- I've been really struck by the self-understanding that the St Bride's congregation have of themselves as a community - not in a generic way, but quite specifically in a quasi-monastic way. The other image that is often used, of companions on the journey, walking on pilgrimage together. I've never been in a church before that is so reflective about what it is to be church, and so committed to ‘showing its working’ as this is thought through and developed.
- I have been repeatedly astonished and energised by the huge amount of goodwill that there is towards this church in the wider community. Building stronger links with the city institutions in our parish was one of the key elements of my job description, so I've been making a start on meeting and talking with some of the people. Every conversation I've had with someone in the City - town planners, restauranteurs, business leaders, entrepreneurs - has been filled not just with vague goodwill towards St Bride's, but genuine and sacrificial offers of help, of time, money, expertise. I have gone away from every one of these conversations buzzing with possibilities and really excited about what we can do together.
- Concerns about money and the parish finances have been a bit of theme. I knew when I came that expenditure had exceeded income for many years, but I thought that there were still sufficient reserves to give us time to turn that around. Actually, the reserves are pretty much depleted now, and we need to aim to balance the books by the end of next year - but things are organised in such a complex way that it's quite hard to untangle! One thing that's clear is that giving from the congregations in our parishes is relatively low, the result, I think, of the fact that for the past few years there have been these reserves to draw on. Nobody likes talking about money, and even less do people like the vicar asking them to give more of it, so I have something of a heavy heart about the fact that we are going to have to address this over the coming months.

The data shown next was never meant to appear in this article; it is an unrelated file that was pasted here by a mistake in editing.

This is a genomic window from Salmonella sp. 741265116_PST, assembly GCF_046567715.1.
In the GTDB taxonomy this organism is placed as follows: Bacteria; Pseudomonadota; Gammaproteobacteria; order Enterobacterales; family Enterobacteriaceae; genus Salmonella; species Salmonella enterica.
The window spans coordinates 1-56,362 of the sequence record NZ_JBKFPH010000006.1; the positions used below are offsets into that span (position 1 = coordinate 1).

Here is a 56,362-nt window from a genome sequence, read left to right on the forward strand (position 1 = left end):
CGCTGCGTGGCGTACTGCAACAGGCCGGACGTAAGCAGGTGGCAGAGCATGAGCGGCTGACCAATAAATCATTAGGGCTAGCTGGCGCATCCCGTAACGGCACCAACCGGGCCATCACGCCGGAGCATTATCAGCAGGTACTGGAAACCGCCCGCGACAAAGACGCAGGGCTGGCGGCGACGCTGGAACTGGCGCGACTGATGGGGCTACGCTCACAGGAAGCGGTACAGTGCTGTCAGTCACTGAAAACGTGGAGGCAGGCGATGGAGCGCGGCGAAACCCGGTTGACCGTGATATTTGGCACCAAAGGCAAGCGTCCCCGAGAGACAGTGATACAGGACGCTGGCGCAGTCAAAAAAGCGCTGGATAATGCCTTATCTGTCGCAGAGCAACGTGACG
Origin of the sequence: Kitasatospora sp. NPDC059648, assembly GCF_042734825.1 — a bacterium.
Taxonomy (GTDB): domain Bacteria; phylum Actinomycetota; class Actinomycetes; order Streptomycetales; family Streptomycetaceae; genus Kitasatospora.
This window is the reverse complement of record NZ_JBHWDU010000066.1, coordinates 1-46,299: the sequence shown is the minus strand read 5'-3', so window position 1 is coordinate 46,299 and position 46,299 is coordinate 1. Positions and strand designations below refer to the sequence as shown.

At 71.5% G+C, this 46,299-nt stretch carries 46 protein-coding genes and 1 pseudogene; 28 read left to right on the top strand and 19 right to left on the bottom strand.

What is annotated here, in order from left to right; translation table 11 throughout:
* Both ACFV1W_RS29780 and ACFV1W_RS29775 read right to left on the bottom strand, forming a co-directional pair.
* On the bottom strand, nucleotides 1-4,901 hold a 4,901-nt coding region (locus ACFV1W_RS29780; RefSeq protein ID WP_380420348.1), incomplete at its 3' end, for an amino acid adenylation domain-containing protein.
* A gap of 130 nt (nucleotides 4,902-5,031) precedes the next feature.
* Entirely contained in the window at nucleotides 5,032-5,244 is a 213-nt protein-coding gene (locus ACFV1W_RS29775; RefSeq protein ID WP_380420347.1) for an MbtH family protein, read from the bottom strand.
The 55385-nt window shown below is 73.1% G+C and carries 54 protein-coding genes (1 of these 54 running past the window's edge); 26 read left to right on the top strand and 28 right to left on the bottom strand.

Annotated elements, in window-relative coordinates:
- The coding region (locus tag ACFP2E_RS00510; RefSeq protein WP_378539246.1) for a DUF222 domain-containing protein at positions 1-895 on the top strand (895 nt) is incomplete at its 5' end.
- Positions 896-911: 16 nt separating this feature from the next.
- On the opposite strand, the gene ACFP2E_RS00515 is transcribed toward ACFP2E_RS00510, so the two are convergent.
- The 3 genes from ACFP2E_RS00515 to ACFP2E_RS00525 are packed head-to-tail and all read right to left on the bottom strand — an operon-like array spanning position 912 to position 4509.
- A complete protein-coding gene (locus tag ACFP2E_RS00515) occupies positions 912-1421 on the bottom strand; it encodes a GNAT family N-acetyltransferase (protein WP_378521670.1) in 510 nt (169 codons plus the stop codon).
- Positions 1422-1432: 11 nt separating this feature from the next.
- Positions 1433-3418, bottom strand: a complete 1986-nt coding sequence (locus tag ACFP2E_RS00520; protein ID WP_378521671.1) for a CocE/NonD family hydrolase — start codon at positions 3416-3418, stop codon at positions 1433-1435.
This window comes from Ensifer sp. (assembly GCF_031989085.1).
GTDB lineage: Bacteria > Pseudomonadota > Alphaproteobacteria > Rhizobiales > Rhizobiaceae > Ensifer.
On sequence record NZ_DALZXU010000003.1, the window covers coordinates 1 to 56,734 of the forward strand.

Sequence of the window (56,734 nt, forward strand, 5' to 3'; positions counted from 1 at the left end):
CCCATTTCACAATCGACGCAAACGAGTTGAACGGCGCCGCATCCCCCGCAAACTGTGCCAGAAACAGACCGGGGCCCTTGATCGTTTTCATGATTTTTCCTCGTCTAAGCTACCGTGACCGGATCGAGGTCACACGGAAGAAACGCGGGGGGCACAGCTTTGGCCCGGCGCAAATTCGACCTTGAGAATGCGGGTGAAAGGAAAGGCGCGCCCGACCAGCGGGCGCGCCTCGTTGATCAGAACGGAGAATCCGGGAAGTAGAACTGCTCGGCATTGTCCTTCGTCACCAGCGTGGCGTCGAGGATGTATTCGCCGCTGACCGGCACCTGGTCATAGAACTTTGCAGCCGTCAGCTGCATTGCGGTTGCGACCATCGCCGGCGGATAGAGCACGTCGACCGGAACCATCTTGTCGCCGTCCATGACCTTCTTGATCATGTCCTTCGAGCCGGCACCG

- I LOVE living in Liverpool! What a great city. I’m rather amused that friends from Durham think I've been terribly holy in going to ‘the Inner City’, when this is such a beautiful, vibrant, diverse and lively place to be. Mind you, when I was beginning to think about a new job, ‘a northern city’ was one of my key criteria. This is exactly why I wanted that!
- I hadn't anticipated just how stressful not having a permanent place to live yet would be. Hopefully this will be sorted soon, as we should be moving into our permanent house either just before or just after Christmas (great timing there?!)
- I started with the people, and I'll end with the people... I am loving working with the team here, my lay and ordained colleagues. I've heard brilliant sermons, cried on shoulders, been handed bits of paper that I'd lost at exactly the time I needed them, laughed, argued (and what a joy it is to be somewhere where arguing is enjoyed and welcomed as a creative thing!), and listened and been listened to. And the team isn't a static thing - I love the fact that groups such as the worship planning group are open to whoever wants to come, and that everyone is an equal participant and co-creator of what we do here.